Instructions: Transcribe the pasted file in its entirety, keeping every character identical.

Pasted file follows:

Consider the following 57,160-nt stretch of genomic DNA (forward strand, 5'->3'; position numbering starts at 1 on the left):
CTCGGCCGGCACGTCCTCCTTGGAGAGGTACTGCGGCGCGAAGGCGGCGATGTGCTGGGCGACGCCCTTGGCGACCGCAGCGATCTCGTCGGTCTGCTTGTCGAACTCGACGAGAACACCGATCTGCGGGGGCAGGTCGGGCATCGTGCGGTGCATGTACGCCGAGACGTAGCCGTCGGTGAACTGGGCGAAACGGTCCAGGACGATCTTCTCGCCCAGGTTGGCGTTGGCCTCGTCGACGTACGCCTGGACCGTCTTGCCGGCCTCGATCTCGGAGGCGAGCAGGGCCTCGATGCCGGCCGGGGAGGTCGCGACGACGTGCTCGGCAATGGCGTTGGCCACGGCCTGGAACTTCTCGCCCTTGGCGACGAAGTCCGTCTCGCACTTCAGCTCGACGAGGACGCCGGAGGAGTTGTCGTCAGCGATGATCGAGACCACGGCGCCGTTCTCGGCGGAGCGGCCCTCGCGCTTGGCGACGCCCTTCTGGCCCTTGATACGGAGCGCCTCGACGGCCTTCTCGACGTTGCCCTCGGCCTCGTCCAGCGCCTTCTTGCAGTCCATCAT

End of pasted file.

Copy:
Consider the following 57,160-nt stretch of genomic DNA (forward strand, 5'->3'; position numbering starts at 1 on the left):
CTCGGCCGGCACGTCCTCCTTGGAGAGGTACTGCGGCGCGAAGGCGGCGATGTGCTGGGCGACGCCCTTGGCGACCGCAGCGATCTCGTCGGTCTGCTTGTCGAACTCGACGAGAACACCGATCTGCGGGGGCAGGTCGGGCATCGTGCGGTGCATGTACGCCGAGACGTAGCCGTCGGTGAACTGGGCGAAACGGTCCAGGACGATCTTCTCGCCCAGGTTGGCGTTGGCCTCGTCGACGTACGCCTGGACCGTCTTGCCGGCCTCGATCTCGGAGGCGAGCAGGGCCTCGATGCCGGCCGGGGAGGTCGCGACGACGTGCTCGGCAATGGCGTTGGCCACGGCCTGGAACTTCTCGCCCTTGGCGACGAAGTCCGTCTCGCACTTCAGCTCGACGAGGACGCCGGAGGAGTTGTCGTCAGCGATGATCGAGACCACGGCGCCGTTCTCGGCGGAGCGGCCCTCGCGCTTGGCGACGCCCTTCTGGCCCTTGATACGGAGCGCCTCGACGGCCTTCTCGACGTTGCCCTCGGCCTCGTCCAGCGCCTTCTTGCAGTCCATCAT